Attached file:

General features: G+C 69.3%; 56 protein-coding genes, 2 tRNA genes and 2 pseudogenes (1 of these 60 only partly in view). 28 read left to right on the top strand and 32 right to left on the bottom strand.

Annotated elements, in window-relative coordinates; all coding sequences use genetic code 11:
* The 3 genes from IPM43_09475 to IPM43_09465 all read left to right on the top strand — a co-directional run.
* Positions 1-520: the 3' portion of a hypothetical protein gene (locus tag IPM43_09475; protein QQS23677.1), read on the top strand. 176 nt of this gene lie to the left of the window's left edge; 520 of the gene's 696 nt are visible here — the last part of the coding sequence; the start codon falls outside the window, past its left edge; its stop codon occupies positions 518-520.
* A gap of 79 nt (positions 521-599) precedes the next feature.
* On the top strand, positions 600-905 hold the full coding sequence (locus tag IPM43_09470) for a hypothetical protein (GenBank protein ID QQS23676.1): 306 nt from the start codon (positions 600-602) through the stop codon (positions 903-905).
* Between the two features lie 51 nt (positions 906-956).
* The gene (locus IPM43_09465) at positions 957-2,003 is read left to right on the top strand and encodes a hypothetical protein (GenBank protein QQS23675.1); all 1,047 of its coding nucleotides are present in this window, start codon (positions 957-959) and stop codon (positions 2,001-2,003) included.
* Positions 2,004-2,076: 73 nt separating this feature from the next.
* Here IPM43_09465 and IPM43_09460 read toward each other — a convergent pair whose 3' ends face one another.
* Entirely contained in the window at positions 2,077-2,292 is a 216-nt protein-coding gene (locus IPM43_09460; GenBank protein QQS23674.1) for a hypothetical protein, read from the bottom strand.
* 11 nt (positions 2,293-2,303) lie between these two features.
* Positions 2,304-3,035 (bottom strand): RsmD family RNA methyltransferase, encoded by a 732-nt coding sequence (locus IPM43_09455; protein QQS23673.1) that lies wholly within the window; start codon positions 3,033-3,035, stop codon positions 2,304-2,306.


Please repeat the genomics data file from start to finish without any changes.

General features: G+C 69.3%; 56 protein-coding genes, 2 tRNA genes and 2 pseudogenes (1 of these 60 only partly in view). 28 read left to right on the top strand and 32 right to left on the bottom strand.

Annotated elements, in window-relative coordinates; all coding sequences use genetic code 11:
* The 3 genes from IPM43_09475 to IPM43_09465 all read left to right on the top strand — a co-directional run.
* Positions 1-520: the 3' portion of a hypothetical protein gene (locus tag IPM43_09475; protein QQS23677.1), read on the top strand. 176 nt of this gene lie to the left of the window's left edge; 520 of the gene's 696 nt are visible here — the last part of the coding sequence; the start codon falls outside the window, past its left edge; its stop codon occupies positions 518-520.
* A gap of 79 nt (positions 521-599) precedes the next feature.
* On the top strand, positions 600-905 hold the full coding sequence (locus tag IPM43_09470) for a hypothetical protein (GenBank protein ID QQS23676.1): 306 nt from the start codon (positions 600-602) through the stop codon (positions 903-905).
* Between the two features lie 51 nt (positions 906-956).
* The gene (locus IPM43_09465) at positions 957-2,003 is read left to right on the top strand and encodes a hypothetical protein (GenBank protein QQS23675.1); all 1,047 of its coding nucleotides are present in this window, start codon (positions 957-959) and stop codon (positions 2,001-2,003) included.
* Positions 2,004-2,076: 73 nt separating this feature from the next.
* Here IPM43_09465 and IPM43_09460 read toward each other — a convergent pair whose 3' ends face one another.
* Entirely contained in the window at positions 2,077-2,292 is a 216-nt protein-coding gene (locus IPM43_09460; GenBank protein QQS23674.1) for a hypothetical protein, read from the bottom strand.
* 11 nt (positions 2,293-2,303) lie between these two features.
* Positions 2,304-3,035 (bottom strand): RsmD family RNA methyltransferase, encoded by a 732-nt coding sequence (locus IPM43_09455; protein QQS23673.1) that lies wholly within the window; start codon positions 3,033-3,035, stop codon positions 2,304-2,306.